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Source: New Zealand Parliament – Hansard

Hon JULIE ANNE GENTER (Green): Tēnā koe, Madam Speaker. Tēnā koutou e te Whare. This bill is perfectly reasonable. The Green Party is supporting the bill. It is something that we’ve been talking about for quite a long time, the importance of both managing a transition away from fossil fuels and ensuring resilience and security of supply during that transition. Of course, we should have started planning for this a long time ago—20 years would have been good. Back in 2008, I remember, as oil prices were shooting through the roof, I was working as a consultant to the New Zealand Transport Agency, which had just been formed, on managing transport challenges as oil prices rise. Everything that we laid out in that report is still absolutely relevant today. We knew that there could be sudden disruptions to the supply of fossil fuels, because our transport system is so heavily reliant on fossil fuels, which is not inevitable—it doesn’t have to be that way; that’s a consequence of decisions that previous Governments and local governments made. We could have a transport system that is much less reliant on fossil fuels.

Indeed, we will have to have one that is much less reliant on fossil fuels and can use clean, renewable electricity but also one that moves people and goods at much lower energy cost. We can do that in our towns and cities and have massive benefits, because it means more people-friendly cities with really excellent public transport, with walkable neighbourhoods, with cleaner air, and with quieter neighbourhoods.

And in terms of moving goods, we obviously need to have a joined-up approach where we’re looking at the opportunities to really utilise coastal shipping, which will also help us with resilience to events that disrupt the road network—whether that be earthquakes or heavy-rain events. We did see coastal shipping was very instrumental in keeping the South Island and North Island connected after the Kaikōura earthquake and in the wake of—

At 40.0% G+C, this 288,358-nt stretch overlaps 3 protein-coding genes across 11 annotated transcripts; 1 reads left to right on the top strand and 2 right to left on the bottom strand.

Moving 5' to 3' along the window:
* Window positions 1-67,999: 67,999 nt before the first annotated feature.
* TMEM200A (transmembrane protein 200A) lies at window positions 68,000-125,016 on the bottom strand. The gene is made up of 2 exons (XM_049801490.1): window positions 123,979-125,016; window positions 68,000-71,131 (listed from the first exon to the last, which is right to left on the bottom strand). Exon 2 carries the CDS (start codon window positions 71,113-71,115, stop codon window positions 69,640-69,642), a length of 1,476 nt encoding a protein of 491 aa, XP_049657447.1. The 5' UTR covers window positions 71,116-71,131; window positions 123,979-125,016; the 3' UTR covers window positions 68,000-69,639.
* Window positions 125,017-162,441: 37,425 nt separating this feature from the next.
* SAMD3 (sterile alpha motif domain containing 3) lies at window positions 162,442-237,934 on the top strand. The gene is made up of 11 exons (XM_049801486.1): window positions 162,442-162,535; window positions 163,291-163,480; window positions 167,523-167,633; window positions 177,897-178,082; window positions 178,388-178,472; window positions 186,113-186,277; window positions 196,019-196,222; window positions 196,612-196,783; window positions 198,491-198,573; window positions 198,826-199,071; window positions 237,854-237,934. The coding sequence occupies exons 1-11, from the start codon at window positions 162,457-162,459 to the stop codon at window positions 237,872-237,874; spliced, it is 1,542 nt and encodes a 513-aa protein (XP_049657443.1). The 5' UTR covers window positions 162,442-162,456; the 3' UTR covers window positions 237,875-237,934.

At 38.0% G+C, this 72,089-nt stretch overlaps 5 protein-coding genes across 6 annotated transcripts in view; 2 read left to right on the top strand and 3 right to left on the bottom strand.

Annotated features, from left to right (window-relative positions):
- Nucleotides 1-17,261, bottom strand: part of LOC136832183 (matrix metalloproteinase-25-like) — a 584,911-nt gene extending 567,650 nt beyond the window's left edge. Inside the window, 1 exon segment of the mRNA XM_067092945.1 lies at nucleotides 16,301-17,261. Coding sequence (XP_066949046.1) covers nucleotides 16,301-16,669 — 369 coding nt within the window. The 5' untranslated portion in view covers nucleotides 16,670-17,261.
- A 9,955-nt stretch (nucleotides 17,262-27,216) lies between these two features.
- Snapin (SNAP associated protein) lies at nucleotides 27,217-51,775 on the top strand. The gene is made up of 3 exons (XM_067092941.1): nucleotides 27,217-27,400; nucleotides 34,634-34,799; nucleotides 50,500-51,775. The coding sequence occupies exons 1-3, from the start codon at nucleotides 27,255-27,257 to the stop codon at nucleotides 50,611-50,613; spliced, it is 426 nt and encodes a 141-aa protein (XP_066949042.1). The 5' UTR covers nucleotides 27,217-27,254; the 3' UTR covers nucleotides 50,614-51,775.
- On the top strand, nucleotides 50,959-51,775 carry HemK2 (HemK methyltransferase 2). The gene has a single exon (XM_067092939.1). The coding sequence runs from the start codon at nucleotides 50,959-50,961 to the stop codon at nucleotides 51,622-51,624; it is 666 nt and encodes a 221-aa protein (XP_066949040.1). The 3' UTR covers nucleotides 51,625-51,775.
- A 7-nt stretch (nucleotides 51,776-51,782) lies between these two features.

Hon Gerry Brownlee: What a load of—

Hon JULIE ANNE GENTER: Well, I mean it was necessary. There obviously wasn’t a built-up system of coastal shipping services, because the Government didn’t do anything to prepare for that or plan for that. But sea freight will be vitally important as a means of resilience and as a means of transition, and joining up rail and sea freight will be really important.

I am intrigued at the ACT Party’s philosophy, because, on the one hand, they don’t think Government should be responsible for anything or planning anything, but, on the other hand, when the Marsden Point oil refinery closed down, which was entirely privately owned, they are somehow blaming the Government for that. It just doesn’t add up, this philosophy. The truth is there’s a bunch of things that we do better together, and that’s the role of Government, and that’s why we collectively pool our resources to pay for infrastructure and services that we can pay for together. And there is a role for the private sector in working alongside and partnering to supply some things.

But, ultimately, it’s us together through this democratic process who determine what our goals are. And one of the goals that we have is transitioning to a resilient economy that is net zero, which means we’ll be able to protect our climate, look after our environment, and look after our people. It is absolutely untrue that we need to somehow allow those extracting fossil fuels to not pay their fair share from extracting those, which is why the bill last night made sense, closing a loophole to make sure that new gas that’s extracted is all subject to the same royalty rate, and it makes sense for us to work together. So the Green Party supports the bill.